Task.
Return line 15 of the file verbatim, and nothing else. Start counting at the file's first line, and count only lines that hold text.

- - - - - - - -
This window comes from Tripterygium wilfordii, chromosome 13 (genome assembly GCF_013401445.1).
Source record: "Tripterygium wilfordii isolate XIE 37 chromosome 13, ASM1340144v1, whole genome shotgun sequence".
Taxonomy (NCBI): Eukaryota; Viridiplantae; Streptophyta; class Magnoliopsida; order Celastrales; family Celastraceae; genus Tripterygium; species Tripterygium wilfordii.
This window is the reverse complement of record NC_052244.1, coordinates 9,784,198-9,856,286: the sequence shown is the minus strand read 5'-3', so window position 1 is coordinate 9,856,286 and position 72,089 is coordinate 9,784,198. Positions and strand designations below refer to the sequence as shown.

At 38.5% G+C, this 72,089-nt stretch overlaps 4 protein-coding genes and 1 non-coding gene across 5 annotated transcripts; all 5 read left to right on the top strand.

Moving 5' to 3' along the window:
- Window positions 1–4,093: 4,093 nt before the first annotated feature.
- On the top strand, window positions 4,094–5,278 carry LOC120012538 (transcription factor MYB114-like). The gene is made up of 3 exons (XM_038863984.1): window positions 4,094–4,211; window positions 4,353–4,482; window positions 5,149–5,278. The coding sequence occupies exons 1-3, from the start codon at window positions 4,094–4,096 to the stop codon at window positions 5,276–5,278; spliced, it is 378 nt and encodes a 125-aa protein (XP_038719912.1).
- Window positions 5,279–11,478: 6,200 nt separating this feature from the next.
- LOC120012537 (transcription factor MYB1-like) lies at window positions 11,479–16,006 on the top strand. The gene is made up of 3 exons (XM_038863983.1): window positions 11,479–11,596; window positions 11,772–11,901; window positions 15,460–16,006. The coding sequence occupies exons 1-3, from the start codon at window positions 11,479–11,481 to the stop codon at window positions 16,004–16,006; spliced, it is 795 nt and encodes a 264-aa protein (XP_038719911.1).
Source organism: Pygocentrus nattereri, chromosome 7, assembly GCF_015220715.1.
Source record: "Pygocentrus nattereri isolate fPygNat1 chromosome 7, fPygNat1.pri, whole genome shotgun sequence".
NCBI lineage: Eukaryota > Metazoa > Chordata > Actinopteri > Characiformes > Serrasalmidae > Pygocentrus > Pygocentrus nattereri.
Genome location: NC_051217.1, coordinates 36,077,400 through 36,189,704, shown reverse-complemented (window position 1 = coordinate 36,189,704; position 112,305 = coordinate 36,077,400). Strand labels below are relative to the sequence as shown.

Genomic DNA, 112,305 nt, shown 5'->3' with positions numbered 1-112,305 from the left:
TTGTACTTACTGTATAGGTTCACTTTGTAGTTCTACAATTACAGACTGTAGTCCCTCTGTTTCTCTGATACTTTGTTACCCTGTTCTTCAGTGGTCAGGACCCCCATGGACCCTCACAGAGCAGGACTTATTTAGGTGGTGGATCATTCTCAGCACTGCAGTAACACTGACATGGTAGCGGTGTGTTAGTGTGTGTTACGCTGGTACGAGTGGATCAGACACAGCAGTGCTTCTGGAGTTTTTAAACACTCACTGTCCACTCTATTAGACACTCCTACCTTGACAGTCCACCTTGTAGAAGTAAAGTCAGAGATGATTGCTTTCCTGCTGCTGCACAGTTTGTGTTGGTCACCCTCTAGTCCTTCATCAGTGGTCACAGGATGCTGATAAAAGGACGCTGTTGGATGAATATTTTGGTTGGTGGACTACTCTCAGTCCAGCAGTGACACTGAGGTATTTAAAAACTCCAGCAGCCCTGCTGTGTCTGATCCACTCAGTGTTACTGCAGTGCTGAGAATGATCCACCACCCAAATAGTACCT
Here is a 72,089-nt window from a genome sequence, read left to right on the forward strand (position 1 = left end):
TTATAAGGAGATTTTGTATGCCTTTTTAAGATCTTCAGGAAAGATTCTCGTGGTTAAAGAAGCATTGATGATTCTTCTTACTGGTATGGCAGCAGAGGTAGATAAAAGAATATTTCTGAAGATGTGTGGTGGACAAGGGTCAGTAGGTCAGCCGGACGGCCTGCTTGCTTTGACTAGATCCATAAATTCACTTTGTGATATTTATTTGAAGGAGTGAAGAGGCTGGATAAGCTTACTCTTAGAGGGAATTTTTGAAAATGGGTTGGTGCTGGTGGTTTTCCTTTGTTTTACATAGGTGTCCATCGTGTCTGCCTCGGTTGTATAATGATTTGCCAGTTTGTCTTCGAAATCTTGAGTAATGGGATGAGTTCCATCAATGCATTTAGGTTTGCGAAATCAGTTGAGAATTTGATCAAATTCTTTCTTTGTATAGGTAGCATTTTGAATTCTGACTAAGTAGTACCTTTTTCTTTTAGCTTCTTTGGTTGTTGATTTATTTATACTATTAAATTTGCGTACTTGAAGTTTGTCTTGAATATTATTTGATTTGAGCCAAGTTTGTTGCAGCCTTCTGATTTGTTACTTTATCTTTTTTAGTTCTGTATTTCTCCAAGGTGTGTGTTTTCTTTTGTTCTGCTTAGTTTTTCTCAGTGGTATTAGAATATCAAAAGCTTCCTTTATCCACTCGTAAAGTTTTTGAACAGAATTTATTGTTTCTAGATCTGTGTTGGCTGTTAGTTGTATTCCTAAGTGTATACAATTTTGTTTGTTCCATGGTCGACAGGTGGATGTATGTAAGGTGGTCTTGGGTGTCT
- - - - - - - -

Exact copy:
Genomic DNA, 112,305 nt, shown 5'->3' with positions numbered 1-112,305 from the left: